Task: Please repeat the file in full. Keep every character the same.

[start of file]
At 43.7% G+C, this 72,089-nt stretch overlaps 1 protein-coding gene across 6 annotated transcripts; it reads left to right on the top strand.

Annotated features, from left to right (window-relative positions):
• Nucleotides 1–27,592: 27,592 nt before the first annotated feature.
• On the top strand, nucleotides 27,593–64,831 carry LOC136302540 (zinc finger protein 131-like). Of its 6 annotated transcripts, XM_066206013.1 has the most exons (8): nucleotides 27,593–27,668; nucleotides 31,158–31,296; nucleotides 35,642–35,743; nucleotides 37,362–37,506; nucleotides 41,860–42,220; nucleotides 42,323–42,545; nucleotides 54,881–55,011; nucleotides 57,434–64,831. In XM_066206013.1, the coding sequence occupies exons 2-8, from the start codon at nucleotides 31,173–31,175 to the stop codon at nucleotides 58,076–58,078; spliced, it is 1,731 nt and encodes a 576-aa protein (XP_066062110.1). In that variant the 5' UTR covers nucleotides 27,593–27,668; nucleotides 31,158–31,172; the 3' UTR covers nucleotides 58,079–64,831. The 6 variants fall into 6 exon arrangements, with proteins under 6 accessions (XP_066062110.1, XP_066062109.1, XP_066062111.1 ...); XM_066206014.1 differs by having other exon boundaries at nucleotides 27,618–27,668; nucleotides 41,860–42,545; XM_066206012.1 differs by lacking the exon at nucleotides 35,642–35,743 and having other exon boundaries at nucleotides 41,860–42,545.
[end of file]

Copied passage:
At 43.7% G+C, this 72,089-nt stretch overlaps 1 protein-coding gene across 6 annotated transcripts; it reads left to right on the top strand.

Annotated features, from left to right (window-relative positions):
• Nucleotides 1–27,592: 27,592 nt before the first annotated feature.
• On the top strand, nucleotides 27,593–64,831 carry LOC136302540 (zinc finger protein 131-like). Of its 6 annotated transcripts, XM_066206013.1 has the most exons (8): nucleotides 27,593–27,668; nucleotides 31,158–31,296; nucleotides 35,642–35,743; nucleotides 37,362–37,506; nucleotides 41,860–42,220; nucleotides 42,323–42,545; nucleotides 54,881–55,011; nucleotides 57,434–64,831. In XM_066206013.1, the coding sequence occupies exons 2-8, from the start codon at nucleotides 31,173–31,175 to the stop codon at nucleotides 58,076–58,078; spliced, it is 1,731 nt and encodes a 576-aa protein (XP_066062110.1). In that variant the 5' UTR covers nucleotides 27,593–27,668; nucleotides 31,158–31,172; the 3' UTR covers nucleotides 58,079–64,831. The 6 variants fall into 6 exon arrangements, with proteins under 6 accessions (XP_066062110.1, XP_066062109.1, XP_066062111.1 ...); XM_066206014.1 differs by having other exon boundaries at nucleotides 27,618–27,668; nucleotides 41,860–42,545; XM_066206012.1 differs by lacking the exon at nucleotides 35,642–35,743 and having other exon boundaries at nucleotides 41,860–42,545.